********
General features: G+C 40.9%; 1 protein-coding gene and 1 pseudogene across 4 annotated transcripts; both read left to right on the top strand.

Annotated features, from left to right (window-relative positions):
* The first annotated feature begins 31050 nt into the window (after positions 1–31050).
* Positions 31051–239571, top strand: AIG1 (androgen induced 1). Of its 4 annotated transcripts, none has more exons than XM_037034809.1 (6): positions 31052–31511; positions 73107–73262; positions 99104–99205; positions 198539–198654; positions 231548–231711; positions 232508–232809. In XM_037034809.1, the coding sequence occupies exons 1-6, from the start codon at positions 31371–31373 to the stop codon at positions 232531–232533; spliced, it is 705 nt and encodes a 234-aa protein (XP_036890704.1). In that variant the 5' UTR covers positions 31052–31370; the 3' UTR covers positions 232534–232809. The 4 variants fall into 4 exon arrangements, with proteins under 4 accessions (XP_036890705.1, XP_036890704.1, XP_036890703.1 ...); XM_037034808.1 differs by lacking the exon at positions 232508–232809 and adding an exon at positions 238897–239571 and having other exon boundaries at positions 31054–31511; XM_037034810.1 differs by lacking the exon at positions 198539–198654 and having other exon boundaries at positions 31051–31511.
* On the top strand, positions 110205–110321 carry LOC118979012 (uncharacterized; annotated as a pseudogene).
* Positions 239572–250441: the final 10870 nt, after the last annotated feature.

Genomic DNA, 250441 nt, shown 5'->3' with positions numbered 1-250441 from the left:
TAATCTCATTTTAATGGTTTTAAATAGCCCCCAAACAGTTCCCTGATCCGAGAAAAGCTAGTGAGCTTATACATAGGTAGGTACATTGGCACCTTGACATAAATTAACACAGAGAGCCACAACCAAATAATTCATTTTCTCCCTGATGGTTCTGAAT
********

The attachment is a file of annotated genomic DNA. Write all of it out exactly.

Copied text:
General features: G+C 40.9%; 1 protein-coding gene and 1 pseudogene across 4 annotated transcripts; both read left to right on the top strand.

Annotated features, from left to right (window-relative positions):
* The first annotated feature begins 31050 nt into the window (after positions 1–31050).
* Positions 31051–239571, top strand: AIG1 (androgen induced 1). Of its 4 annotated transcripts, none has more exons than XM_037034809.1 (6): positions 31052–31511; positions 73107–73262; positions 99104–99205; positions 198539–198654; positions 231548–231711; positions 232508–232809. In XM_037034809.1, the coding sequence occupies exons 1-6, from the start codon at positions 31371–31373 to the stop codon at positions 232531–232533; spliced, it is 705 nt and encodes a 234-aa protein (XP_036890704.1). In that variant the 5' UTR covers positions 31052–31370; the 3' UTR covers positions 232534–232809. The 4 variants fall into 4 exon arrangements, with proteins under 4 accessions (XP_036890705.1, XP_036890704.1, XP_036890703.1 ...); XM_037034808.1 differs by lacking the exon at positions 232508–232809 and adding an exon at positions 238897–239571 and having other exon boundaries at positions 31054–31511; XM_037034810.1 differs by lacking the exon at positions 198539–198654 and having other exon boundaries at positions 31051–31511.
* On the top strand, positions 110205–110321 carry LOC118979012 (uncharacterized; annotated as a pseudogene).
* Positions 239572–250441: the final 10870 nt, after the last annotated feature.

Genomic DNA, 250441 nt, shown 5'->3' with positions numbered 1-250441 from the left:
TAATCTCATTTTAATGGTTTTAAATAGCCCCCAAACAGTTCCCTGATCCGAGAAAAGCTAGTGAGCTTATACATAGGTAGGTACATTGGCACCTTGACATAAATTAACACAGAGAGCCACAACCAAATAATTCATTTTCTCCCTGATGGTTCTGAAT